Friday, 19 November 2010


I picked up a copy of The Mandeville Talent in a charity shop recently. It's out of print, my original copy is in storage somewhere, but it was one of my favourites among George Higgins' novels, and I wrote about it recently, from memory, in my chapter on Higgins' and Robert B Parker's Boston for Maxim Jakubowski's Following The Detectives. I wanted to re-read the book, almost 20 years after it was originally published in 1991, to see how accurate my memory had been but also to gauge just how much two decades might have changed my appreciation of Higgins.

Turns out I had remembered the book well, and that it holds up rather better than I thought it might. The novel tells the story of Joe Corey, a up-and-coming New York mergers and acquisitions lawyer, whose wife takes a job as a professor at Mount Holyoke, up in the Berkshire mountains of western Massachusetts, near the town of Shropshire where her grandfather, James Mandeville, president of the local bank, was murdered just before Christmas 23 years earlier. Dissatisfied with his current life, Joe gets drawn into the unsolved crime, made to look like a suicide, and begins to investigate.

The novel tells two stories. One is the story of the crime, and the other is the story of how life actually works in the world where society still functions in terms of people. This was Mandeville's talent, to be the unprepossessing big-shot in his small town. Corey's volunteer efforts on the case impress a local DA, who puts him on to a retired investigator, Baldo Iannuci, who begins to take him through the few clues buried in the minutiae of the case. Meanwhile, Baldo initates Corey into the way a small town works, the give and take that makes it function. The two lessons interweave, of course, and it is through small things dropped casually into coversation, little facts, seemingly unimportant, that are the result of long-developed relationships, that Baldo and Joe begin to get close to the truth.

There is an element of the too-pat here, as one or two recollections come just too easily or coveniently, and occasionally you wish the voices telling the story were more distinctly individual. But meanwhile, Joe is learning why liquor store owners offer some customers discounts, and how real estate agents behave with their customers. 'The first principle,' Baldo says, ' that people live up to your expectations. If you let them know you expect them to hammer you, well, they won't disappoint you--they'll do it.' It is a rough principle, but a fair one if you're treating people with respect.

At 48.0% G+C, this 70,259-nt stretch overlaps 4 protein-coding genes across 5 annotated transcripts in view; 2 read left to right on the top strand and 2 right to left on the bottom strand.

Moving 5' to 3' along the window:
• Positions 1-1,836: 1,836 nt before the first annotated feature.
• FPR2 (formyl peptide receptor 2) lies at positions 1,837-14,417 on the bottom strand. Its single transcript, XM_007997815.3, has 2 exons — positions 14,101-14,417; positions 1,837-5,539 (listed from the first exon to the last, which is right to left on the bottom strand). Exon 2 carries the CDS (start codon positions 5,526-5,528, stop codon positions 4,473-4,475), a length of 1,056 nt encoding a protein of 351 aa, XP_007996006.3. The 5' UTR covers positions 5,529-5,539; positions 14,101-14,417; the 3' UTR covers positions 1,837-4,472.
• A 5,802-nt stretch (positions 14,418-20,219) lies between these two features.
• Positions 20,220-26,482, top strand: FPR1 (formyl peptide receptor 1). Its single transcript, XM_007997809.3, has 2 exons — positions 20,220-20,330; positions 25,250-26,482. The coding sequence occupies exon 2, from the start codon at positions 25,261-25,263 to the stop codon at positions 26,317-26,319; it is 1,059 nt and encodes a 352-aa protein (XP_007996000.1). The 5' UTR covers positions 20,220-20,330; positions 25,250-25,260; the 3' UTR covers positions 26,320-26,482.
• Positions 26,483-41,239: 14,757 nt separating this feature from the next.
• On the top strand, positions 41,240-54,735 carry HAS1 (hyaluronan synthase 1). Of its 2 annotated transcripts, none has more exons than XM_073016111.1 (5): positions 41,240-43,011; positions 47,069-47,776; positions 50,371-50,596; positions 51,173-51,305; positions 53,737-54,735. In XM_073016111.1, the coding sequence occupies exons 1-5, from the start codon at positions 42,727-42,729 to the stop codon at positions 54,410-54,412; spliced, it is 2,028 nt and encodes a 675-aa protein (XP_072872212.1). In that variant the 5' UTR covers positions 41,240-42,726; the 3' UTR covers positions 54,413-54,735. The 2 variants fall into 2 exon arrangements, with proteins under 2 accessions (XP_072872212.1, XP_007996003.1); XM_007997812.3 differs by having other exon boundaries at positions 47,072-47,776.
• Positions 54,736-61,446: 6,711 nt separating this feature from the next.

Which of course is what Jim Mandeville never figured on. He had taken a loan to buy property; he'd guessed right and now his property was worth far more than the loan. In his world that wouldn't change the game. But for the man from whom he'd borrowed the money, the game was played differently, and it did change. This is also the game Joe Corey discovers he is leaving behind. Higgins ties all the ends together smartly, his two strands weaving together perfectly, and you almost expect 'here endeth the lesson' to pop up somewhere.

The reason I wondered how The Mandeville Talent would hold up was the nature of the changes we've seen in our world since then, and the way the zero-sum game of gangsters, merchant bankers and merger and acquisition lawyers has penetrated right down to small town America. Higgins left Boston for this story partly because he'd investigated a similar small town murder, but more importantly because he wanted to explain society's workings at the micro level. I think he saw the world changing quickly, and needed distance from the Hub, and the State House, and bigger time politics, to say what he wanted to say. Ten years later he would revisit western Mass, in A Change Of Gravity, by which time his recounting of local politics was already elegaic. Higgins knew that the give and take of life wasn't always, strictly speaking, legal, or in the wider sense, fair, but it followed certain rules, it made a certain sense, and things worked reasonably well. I wish I could say the same now.


George said...

I just picked up a copy of MANDEVILLE TALENT in a Salvation Army thrift story a week ago. Now, I need to read it after reading your fine review.

Michael Carlson said...

You wont be disappointed!

Ruzz said...

Just ordered it too - isn't Amazon/Abebooks wonderful. Will look forward to it distracting me from the 'Skins performance this weekend.